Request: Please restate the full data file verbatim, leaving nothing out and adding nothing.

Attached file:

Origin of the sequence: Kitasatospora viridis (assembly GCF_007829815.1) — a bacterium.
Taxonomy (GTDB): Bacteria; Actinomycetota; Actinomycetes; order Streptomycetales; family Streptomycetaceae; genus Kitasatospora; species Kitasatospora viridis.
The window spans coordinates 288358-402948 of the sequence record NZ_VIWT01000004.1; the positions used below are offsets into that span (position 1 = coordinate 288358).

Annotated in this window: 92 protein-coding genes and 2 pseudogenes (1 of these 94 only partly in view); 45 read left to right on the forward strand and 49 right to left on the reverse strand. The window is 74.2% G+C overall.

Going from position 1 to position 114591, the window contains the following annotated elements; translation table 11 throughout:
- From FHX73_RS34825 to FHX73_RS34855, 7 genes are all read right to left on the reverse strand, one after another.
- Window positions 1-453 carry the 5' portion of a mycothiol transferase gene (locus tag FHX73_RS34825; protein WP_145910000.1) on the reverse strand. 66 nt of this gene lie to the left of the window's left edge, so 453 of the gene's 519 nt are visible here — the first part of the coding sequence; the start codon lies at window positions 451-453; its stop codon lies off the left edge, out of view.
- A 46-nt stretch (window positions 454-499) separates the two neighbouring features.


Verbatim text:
Origin of the sequence: Kitasatospora viridis (assembly GCF_007829815.1) — a bacterium.
Taxonomy (GTDB): Bacteria; Actinomycetota; Actinomycetes; order Streptomycetales; family Streptomycetaceae; genus Kitasatospora; species Kitasatospora viridis.
The window spans coordinates 288358-402948 of the sequence record NZ_VIWT01000004.1; the positions used below are offsets into that span (position 1 = coordinate 288358).

Annotated in this window: 92 protein-coding genes and 2 pseudogenes (1 of these 94 only partly in view); 45 read left to right on the forward strand and 49 right to left on the reverse strand. The window is 74.2% G+C overall.

Going from position 1 to position 114591, the window contains the following annotated elements; translation table 11 throughout:
- From FHX73_RS34825 to FHX73_RS34855, 7 genes are all read right to left on the reverse strand, one after another.
- Window positions 1-453 carry the 5' portion of a mycothiol transferase gene (locus tag FHX73_RS34825; protein WP_145910000.1) on the reverse strand. 66 nt of this gene lie to the left of the window's left edge, so 453 of the gene's 519 nt are visible here — the first part of the coding sequence; the start codon lies at window positions 451-453; its stop codon lies off the left edge, out of view.
- A 46-nt stretch (window positions 454-499) separates the two neighbouring features.